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See the Slider PLUS+, Edelkrone's Reinvented Slider, in Action

12.22.12 @ 7:06PM Tags : , ,

Filmmaking equipment maker edelkrone recently unveiled their reinvented slider, the Slider PLUS+, and they showed off a brief animated clip giving you a sense of what it could do. Now we’ve got a real-life video of the slider in action with a DSLR, and the results are impressive for such a tiny device. Click through to check out the video.

First, here is the introduction video if you missed it:

The Slider PLUS+ in real life:

I don’t think there is a question now that it does exactly what they said it would do, and it looks like the movements are as smooth as any other slider out there. Unless you’ve got a truly miserable tripod, this looks like it will be very steady, even on something like a slightly more heavy-duty photography tripod. Some people were wondering what the point of such a small slider is when the tripod they are using is so big, but really, this applies to any piece of gear. Anything that can be smaller and lighter and still provide the same functionality makes sense.

Right now the Slider PLUS+ is $500, and the first limited shipment will begin on January 4th, with more after that.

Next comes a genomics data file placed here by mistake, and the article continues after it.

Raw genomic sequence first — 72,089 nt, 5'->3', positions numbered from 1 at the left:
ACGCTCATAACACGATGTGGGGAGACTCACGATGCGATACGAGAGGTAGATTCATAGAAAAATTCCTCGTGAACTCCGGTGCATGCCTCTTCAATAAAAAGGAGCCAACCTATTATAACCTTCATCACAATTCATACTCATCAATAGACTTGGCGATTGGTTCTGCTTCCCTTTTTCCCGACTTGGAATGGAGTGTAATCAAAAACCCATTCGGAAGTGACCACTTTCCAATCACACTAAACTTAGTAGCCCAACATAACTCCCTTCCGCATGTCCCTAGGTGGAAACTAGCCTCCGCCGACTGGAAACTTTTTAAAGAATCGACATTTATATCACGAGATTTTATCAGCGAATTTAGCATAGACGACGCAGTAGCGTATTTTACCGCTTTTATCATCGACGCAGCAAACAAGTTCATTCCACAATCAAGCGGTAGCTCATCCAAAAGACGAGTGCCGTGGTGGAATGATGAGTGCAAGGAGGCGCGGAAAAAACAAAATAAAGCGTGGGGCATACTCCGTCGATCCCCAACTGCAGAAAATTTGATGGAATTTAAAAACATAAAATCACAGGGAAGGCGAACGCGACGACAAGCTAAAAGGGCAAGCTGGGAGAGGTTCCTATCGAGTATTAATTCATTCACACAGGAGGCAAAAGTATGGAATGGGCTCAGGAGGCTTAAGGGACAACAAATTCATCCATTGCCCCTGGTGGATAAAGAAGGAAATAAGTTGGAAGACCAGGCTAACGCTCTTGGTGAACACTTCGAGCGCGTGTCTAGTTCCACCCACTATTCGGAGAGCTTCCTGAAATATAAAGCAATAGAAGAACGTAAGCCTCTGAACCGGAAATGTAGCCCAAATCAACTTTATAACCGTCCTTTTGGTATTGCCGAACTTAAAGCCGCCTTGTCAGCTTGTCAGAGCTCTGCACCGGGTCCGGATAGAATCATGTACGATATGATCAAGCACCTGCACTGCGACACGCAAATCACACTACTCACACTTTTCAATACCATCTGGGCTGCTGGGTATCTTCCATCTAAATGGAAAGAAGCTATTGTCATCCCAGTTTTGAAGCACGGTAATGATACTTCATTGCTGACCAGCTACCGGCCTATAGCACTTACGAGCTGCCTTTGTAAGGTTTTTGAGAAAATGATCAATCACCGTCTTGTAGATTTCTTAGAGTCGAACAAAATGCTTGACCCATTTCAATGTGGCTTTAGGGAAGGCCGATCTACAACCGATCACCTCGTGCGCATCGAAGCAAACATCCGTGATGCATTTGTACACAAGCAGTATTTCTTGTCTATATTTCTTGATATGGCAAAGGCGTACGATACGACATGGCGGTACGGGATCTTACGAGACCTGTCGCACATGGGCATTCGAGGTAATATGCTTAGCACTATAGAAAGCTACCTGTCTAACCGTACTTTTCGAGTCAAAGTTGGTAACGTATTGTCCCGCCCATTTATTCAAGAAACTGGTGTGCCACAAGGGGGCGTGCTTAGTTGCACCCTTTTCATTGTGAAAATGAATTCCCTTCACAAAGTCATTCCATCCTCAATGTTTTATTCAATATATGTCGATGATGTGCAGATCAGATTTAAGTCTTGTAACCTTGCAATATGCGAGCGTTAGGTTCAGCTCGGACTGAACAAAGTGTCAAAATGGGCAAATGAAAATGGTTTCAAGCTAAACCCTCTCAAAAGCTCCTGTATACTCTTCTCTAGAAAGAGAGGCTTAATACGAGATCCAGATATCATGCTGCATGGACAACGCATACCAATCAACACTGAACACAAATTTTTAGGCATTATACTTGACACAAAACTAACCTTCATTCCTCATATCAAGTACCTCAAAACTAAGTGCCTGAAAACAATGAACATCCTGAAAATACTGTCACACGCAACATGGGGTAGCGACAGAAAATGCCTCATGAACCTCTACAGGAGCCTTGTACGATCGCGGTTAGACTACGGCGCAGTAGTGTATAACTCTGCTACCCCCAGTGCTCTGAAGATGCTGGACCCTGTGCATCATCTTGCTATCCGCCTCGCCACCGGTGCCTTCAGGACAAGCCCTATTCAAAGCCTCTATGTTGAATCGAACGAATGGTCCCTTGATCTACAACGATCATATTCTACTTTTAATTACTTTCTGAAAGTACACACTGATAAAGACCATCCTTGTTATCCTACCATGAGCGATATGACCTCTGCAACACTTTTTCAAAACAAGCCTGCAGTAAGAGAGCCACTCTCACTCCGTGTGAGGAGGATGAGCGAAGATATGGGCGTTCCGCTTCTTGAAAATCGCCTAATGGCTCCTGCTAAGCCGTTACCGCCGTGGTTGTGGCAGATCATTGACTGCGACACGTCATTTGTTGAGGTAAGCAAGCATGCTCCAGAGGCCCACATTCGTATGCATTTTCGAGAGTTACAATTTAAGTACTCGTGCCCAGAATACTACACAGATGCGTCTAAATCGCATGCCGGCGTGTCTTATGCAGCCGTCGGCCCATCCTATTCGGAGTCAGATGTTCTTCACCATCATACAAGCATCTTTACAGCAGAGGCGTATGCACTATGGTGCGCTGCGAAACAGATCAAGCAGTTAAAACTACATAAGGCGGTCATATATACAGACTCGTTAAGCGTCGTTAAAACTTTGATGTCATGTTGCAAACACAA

What do you think of the Slider PLUS+ now after seeing more than just a CGI model?

Link: edelkrone Slider PLUS+

[via DSLR News Shooter]

Disclosure: edelkrone is a NoFilmSchool advertiser.


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Description image 29 COMMENTS

  • This product had me confused and still does, but it does look like its going to turn out rather awesome. The way it functions seems to add a degree of smoothness into the shots that a normal slider doesn’t.

  • Simon Falkentorp on 12.22.12 @ 7:14PM

    I wonder how stable it is in its outer positions.

  • The CGI made it look bigger than it is. This latest video shows that it’s small and the entire unit slides, laterally extending beyond its physical limitations. Small is good, should be OK with the Three Legged Thing. Shipping and insurance brings the price up significantly. Looks like it comes directly from Turkey.

  • They do have the SHIP-MY-EDELKRONE christmas promotion code and you can knock of that shipping cost. I saved around $110.

  • Assuming a rock-steady tripod, I wonder how it will perform with anything more than a camera and tiny monitor on top of it — are there any weight limitations that the company is citing?

    • Someone commented in the other post that the weight limit is 10 pounds, but I haven’t confirmed that myself.

    • DSLR News Shooter reported a weight limit of 7.25 kg (15.9 lbs).
      The product itself weighs 1.7 kg (3.7 lbs), the same as a Blackmagic Cinema Camera.

      • I was on the lookout for a short slider I could attach to a tripod almost permanently, this is probably not it then.. I assume my rig is over 10 pounds and I definitely want a little reserve there..